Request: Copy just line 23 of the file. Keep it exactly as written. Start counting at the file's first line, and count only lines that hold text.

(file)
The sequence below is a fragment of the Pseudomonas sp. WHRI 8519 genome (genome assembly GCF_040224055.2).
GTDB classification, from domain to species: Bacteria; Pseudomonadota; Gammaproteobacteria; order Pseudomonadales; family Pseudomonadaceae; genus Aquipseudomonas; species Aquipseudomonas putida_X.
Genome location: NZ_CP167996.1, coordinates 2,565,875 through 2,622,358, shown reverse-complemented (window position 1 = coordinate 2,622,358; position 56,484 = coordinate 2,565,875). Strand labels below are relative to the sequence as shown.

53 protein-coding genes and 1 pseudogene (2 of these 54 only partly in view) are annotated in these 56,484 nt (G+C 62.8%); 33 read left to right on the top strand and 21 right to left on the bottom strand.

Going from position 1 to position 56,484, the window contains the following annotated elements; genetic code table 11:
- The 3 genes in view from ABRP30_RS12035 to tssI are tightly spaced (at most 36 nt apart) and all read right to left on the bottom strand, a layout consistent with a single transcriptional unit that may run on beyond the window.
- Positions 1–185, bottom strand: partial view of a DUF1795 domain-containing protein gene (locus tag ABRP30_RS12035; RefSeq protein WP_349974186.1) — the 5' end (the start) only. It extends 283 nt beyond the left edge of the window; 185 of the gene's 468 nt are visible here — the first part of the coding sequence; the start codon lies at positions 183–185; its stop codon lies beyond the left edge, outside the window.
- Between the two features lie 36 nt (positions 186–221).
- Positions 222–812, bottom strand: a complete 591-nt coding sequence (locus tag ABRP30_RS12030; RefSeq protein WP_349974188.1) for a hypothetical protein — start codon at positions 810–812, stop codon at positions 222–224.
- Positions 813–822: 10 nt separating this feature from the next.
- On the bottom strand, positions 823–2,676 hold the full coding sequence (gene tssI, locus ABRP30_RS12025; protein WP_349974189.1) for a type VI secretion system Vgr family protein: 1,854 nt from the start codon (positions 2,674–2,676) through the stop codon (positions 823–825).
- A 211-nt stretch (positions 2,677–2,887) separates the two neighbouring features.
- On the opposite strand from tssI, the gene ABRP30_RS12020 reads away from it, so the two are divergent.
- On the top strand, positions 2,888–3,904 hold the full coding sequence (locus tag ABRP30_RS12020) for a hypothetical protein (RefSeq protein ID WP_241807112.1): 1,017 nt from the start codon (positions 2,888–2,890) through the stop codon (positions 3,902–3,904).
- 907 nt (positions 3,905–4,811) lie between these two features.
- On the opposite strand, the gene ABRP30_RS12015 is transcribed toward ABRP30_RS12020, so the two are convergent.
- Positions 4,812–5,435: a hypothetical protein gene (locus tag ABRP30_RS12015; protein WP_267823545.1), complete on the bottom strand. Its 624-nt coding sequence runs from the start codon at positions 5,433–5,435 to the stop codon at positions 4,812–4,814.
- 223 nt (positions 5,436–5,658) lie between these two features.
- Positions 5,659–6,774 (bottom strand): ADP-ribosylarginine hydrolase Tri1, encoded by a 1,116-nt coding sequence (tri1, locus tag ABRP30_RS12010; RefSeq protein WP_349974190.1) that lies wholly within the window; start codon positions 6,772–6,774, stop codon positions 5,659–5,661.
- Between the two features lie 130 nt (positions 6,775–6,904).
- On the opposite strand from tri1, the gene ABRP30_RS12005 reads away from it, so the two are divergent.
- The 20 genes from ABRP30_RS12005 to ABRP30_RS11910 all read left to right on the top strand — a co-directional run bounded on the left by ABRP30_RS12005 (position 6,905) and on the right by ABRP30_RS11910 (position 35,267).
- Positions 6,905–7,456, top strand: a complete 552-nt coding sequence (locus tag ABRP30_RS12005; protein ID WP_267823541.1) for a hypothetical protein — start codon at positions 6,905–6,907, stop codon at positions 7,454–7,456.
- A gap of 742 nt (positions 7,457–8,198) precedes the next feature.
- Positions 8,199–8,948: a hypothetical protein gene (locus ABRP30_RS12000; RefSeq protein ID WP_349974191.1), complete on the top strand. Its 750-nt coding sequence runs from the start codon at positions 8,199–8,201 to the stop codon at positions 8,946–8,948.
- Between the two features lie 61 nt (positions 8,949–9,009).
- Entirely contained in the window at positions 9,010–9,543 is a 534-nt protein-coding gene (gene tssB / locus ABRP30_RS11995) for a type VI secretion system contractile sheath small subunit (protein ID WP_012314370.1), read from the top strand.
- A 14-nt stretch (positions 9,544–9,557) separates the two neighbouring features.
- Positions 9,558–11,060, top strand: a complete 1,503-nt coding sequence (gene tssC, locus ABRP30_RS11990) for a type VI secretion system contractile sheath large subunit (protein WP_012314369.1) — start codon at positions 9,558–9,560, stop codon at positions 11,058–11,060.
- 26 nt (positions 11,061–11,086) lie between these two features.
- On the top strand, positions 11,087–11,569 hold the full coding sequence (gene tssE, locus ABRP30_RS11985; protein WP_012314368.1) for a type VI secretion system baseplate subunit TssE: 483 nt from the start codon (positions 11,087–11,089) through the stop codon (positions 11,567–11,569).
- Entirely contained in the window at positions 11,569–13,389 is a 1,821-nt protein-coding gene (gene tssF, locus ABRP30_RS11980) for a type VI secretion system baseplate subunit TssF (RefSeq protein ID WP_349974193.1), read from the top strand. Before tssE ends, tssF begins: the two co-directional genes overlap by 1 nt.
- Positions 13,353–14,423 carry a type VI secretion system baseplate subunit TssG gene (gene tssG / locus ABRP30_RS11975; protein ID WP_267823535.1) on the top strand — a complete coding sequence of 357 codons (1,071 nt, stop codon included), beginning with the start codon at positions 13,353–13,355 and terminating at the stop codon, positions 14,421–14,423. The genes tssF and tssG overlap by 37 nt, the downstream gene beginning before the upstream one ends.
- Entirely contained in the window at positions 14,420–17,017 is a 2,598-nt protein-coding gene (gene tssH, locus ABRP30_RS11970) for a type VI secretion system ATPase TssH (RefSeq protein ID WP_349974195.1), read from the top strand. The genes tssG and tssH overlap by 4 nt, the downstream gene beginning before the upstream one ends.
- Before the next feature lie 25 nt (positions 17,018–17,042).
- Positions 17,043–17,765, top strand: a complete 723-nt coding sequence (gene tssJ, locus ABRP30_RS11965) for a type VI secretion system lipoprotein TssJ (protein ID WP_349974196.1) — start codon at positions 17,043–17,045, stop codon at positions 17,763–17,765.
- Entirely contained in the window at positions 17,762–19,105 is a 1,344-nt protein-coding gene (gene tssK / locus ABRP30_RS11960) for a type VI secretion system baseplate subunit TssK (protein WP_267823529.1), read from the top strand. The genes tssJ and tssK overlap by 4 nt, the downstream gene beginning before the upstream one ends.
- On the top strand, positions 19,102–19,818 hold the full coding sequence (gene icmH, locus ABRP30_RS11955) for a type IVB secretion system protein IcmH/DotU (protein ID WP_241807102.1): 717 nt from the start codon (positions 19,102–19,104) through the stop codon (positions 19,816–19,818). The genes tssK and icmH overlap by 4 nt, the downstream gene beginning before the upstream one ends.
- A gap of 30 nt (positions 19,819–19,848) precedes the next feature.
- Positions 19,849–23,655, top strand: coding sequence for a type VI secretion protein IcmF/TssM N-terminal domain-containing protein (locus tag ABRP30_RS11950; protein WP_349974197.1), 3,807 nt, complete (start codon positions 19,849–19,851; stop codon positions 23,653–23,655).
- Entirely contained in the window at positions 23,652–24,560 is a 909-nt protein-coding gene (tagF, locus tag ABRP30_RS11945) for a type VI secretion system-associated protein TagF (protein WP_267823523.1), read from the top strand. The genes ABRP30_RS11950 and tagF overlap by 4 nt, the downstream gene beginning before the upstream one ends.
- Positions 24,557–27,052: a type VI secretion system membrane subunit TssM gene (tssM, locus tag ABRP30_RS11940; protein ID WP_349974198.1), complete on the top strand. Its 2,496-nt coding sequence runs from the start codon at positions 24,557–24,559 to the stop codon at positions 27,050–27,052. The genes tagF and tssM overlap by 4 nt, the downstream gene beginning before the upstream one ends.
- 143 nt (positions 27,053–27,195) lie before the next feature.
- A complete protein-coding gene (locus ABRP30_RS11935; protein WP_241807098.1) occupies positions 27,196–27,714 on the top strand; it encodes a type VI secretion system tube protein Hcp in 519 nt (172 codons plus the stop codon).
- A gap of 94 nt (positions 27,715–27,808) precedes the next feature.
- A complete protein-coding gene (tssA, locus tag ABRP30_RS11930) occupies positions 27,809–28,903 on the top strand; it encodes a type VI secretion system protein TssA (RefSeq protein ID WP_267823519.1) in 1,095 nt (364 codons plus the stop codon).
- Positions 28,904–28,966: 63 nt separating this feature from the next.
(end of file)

- Positions 6,905–7,456, top strand: a complete 552-nt coding sequence (locus tag ABRP30_RS12005; protein ID WP_267823541.1) for a hypothetical protein — start codon at positions 6,905–6,907, stop codon at positions 7,454–7,456.